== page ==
Ultraviolet (UV) radiation is the part of the invisible radiation spectrum created by the sun. UV radiation is made up of elementary particles known as photons, which are categorised into wavelengths. The wavelength varies inversely in accordance to its energy – the shorter the wavelength, the greater its energy. The skin reflects some UV radiation naturally, but care must be taken since that which penetrates the skin tends to damage the cells permanently.
There are three types of UV rays: UVA, UVB and UVC. The UV radiation wavelength range is 100-400nm, often referred to as the Broad Spectrum. These levels are not constant and are subject to change from seasons, atmosphere and even the time of day.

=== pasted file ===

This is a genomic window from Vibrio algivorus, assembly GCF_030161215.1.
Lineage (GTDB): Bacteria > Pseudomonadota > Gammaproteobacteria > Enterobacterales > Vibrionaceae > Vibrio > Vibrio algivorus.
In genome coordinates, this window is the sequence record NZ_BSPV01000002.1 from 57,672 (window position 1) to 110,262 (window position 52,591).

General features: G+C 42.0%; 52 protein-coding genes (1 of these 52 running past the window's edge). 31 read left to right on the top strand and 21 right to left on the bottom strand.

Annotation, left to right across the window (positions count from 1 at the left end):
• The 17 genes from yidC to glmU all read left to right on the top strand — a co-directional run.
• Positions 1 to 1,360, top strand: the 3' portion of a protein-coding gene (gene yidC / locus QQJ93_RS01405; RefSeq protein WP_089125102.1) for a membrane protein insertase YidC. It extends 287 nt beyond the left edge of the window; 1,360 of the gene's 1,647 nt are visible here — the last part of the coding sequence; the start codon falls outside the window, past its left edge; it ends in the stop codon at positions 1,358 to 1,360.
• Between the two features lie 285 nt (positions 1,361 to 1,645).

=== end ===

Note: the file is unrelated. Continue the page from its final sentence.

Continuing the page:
UVA wavelength range: 320 – 400nm
UVA accounts for the largest amount of UV radiation to reach the Earth’s surface and accounts for 10% of all solar rays – 90% of UV energy received by unprotected skin comes from teh UVA range (Osterwalder et al).
Although lower in energy than UVB, it is believed that UVA causes damage to the connective tissue and increases the chances of skin cancer. 80% of UVA rays penetrate to the dermal layer of the skin and a further 20% penetrate even further.
UVA radiation can travel through clear glass and is mainly responsible for the ageing effect, causing wrinkling of the skin.